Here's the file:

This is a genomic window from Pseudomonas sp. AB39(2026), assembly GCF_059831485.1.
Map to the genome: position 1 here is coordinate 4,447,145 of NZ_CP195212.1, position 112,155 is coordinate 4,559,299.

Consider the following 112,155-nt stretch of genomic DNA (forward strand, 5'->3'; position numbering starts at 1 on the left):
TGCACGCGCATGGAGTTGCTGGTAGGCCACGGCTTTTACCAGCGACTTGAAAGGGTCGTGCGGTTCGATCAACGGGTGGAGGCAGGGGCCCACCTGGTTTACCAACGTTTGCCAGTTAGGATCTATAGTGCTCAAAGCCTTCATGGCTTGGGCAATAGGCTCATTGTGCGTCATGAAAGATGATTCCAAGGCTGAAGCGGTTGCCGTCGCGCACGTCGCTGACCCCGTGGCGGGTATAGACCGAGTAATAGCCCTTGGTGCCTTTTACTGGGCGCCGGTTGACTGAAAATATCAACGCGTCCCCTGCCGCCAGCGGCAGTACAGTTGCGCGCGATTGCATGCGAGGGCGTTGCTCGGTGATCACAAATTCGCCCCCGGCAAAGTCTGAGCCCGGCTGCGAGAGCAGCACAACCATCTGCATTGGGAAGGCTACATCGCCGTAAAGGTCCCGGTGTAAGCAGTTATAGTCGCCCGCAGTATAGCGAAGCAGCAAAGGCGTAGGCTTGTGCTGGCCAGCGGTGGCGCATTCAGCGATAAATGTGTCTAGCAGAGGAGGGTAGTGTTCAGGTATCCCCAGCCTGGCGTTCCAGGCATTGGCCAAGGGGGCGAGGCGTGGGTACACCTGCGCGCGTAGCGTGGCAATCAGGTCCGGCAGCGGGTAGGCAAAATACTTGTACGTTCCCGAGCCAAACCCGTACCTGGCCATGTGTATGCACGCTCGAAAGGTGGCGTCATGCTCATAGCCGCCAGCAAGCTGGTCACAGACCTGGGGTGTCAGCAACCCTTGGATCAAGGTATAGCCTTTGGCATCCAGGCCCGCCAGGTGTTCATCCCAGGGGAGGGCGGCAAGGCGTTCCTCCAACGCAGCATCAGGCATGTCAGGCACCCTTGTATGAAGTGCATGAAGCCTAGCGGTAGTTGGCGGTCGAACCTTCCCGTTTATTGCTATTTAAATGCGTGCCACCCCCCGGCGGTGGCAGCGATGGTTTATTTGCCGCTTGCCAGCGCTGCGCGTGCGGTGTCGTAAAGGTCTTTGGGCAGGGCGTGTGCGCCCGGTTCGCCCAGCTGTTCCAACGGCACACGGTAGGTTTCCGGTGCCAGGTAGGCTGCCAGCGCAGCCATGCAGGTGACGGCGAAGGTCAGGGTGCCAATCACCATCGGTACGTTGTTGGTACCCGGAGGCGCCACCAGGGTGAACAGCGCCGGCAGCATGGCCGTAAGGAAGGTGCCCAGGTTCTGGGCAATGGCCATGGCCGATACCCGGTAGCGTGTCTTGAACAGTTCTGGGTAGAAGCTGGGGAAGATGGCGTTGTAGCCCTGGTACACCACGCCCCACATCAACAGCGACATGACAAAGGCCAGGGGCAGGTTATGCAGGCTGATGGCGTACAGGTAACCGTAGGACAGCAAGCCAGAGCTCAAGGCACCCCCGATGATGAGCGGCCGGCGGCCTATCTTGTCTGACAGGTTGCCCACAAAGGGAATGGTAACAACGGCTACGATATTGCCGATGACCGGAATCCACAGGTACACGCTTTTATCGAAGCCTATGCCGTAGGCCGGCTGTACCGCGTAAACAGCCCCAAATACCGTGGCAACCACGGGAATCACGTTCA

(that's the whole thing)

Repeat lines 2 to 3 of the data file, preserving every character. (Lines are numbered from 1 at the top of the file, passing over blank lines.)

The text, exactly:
Map to the genome: position 1 here is coordinate 4,447,145 of NZ_CP195212.1, position 112,155 is coordinate 4,559,299.

Consider the following 112,155-nt stretch of genomic DNA (forward strand, 5'->3'; position numbering starts at 1 on the left):